April 2012 only saw one player from K-State find a home through the NFL draft – and even that was a stretch, as Bryce Brown saw little playing time and quit the team his first year after transferring to Manhattan before conference play started. 2013 should be a much more profitable year for departing Wildcat players. Over the next two weeks, Jug of Snyder will be assessing the players entering 2012 with draft hopes and how they finished their careers with K-State. For our second installment we go to perhaps the team’s biggest question mark, quarterback Collin Klein.
Heisman runner up. Team captain. Big 12 quarterback of the year. Usually these accolades promise a first round pick and a whole lotta ESPN love, but Collin Klein has never really followed in the footsteps of his peers. The unwanted kid out of Loveland, Colorado mastered K-State’s zone-read offense but failed to receive a Senior Bowl invite despite completing 65 percent of his passes while averaging 8.7 yards/attempt (although Klein was recently announced as an East/West Shrine Bowl participant). Combine those numbers with a 16:9 touchdown:interception ratio, and you come out with Klein’s 149.2 season passer rating. With prototypical size (6’5″, 225 lbs), he was difficult to tackle and almost impossible to sack (only going down 14 times this year). Plus he won the Johnny Unitas Golden Arm Award. So why don’t NFL teams want Collin Klein?
It starts with an unorthodox throwing motion. Many projects have been taken in the draft with the belief that a quarterback possessing all the necessary tools (size, strength, field vision, intelligence) can be ‘retooled’ in how they throw. The success rate been less than stellar. The hitch he demonstrates while cocking back takes Klein longer to fire the football than is desirable, allowing defenders more time to react while delaying the moment the ball reaches its target.
In going up against Oregon’s fast defense, Klein failed to further prove himself an effective deep passer. With a long throw on the night of just 21 yards, Klein often picked out his checkdown receiver while failing to find Wildcat players downfield. In completing 17 of 32 passes, he averaged just under nine yards per completion and less than five yards per attempt. And while the entire offense sputtered in the Fiesta Bowl, K-State’s success is predicated on the reads of its quarterback and Klein had a difficult time ever gaining traction.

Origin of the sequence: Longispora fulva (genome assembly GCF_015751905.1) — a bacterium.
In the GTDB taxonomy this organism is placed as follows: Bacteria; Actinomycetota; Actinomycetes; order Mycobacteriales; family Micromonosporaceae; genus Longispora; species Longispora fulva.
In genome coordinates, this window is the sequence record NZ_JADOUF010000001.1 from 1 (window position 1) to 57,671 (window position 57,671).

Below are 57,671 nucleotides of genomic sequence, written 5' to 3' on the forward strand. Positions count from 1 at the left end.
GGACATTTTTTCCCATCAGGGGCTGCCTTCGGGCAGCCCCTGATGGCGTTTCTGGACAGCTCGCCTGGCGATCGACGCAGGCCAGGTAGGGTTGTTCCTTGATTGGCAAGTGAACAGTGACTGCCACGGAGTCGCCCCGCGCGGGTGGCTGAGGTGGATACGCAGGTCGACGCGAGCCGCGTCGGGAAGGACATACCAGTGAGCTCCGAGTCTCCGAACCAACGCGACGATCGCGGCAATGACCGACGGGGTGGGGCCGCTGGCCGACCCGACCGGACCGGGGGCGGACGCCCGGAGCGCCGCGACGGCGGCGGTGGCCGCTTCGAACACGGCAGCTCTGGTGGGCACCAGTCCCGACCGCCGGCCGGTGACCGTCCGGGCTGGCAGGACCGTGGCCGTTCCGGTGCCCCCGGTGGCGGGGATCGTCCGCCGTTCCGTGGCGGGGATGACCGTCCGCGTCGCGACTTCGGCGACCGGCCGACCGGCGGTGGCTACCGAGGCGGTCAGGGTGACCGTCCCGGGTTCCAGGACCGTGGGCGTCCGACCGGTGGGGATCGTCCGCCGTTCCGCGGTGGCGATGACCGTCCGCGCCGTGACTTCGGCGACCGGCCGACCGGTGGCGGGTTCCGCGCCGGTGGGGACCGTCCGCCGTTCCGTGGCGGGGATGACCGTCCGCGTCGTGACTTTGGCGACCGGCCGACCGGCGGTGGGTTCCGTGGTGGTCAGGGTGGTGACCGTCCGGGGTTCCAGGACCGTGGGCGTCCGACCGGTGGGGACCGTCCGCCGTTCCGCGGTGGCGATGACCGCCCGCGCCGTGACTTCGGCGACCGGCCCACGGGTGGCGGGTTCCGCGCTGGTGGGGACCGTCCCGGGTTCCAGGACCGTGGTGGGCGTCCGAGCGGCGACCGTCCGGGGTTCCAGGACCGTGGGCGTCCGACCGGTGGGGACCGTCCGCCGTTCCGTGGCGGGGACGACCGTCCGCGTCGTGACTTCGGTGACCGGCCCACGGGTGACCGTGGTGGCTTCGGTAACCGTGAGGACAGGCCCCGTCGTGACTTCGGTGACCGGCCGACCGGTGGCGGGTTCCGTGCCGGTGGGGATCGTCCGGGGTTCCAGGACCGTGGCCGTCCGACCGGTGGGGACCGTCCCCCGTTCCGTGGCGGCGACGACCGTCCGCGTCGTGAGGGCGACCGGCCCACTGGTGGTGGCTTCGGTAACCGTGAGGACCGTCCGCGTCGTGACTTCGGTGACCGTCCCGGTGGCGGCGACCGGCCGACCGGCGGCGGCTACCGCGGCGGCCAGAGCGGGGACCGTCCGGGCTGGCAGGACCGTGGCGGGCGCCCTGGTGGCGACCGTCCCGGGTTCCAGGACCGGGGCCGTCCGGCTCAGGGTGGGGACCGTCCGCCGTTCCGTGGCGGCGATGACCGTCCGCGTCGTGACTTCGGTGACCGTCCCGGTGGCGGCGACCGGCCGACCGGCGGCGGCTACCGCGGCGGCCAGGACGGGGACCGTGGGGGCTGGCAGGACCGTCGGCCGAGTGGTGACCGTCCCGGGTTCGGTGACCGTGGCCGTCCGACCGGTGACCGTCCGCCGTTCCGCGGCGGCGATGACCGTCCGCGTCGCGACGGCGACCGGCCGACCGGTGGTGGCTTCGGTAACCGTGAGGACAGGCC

The better question for many teams to ask is where else could Klein be utilized. Going into the season, I was intrigued as to his prospects as a tight end. During Klein’s sophomore season, he played half the year as a wide receiver (a position currently assumed by his younger brother), catching six passes for 38 yards and a touchdown. He makes smart decisions and would excel in a system that relies heavily on its receivers’ ability to make adjustments. Additionally, the NFL is evolving into a place where Collin Klein can be a brilliant playmaker as more and more teams choose to not only feature a tight end in their passing attack, but often play two of them. The Patriots have been the most successful with this scheme, employing Rob Gronkowski and Aaron Hernandez at the same time to exploit defenses that don’t have the size to match up against the bigger tight ends. For perspective, Klein is bigger than Hernandez by four inches but has a better 40 time than Gronkowski.
CBS has projected Klein the quarterback to be drafted in the sixth or seventh round. While the last Wildcat quarterback drafted has found success at the professional level (Josh Freeman of Tampa Bay), the last running quarterback to be drafted out of K-State was Michael Bishop in 1999. As a seventh round pick he lasted two years in the NFL. While Collin Klein isn’t truly comparable to either of these players, his NFL career will parallel more with Bishop than Freeman if strictly confined to the role of quarterback. However, his big frame and physical style of play should cause a team to jump in the middle rounds. San Diego was a trailblazer when it signed the undrafted 6’4″ Antonio Gates out of Kent State in 2003, even though Gates played basketball in college. As injuries mount and Gates nears retirement, don’t be surprised if the Chargers give a hard look at the 6’5″ Klein as his potential replacement in the fourth or fifth round.
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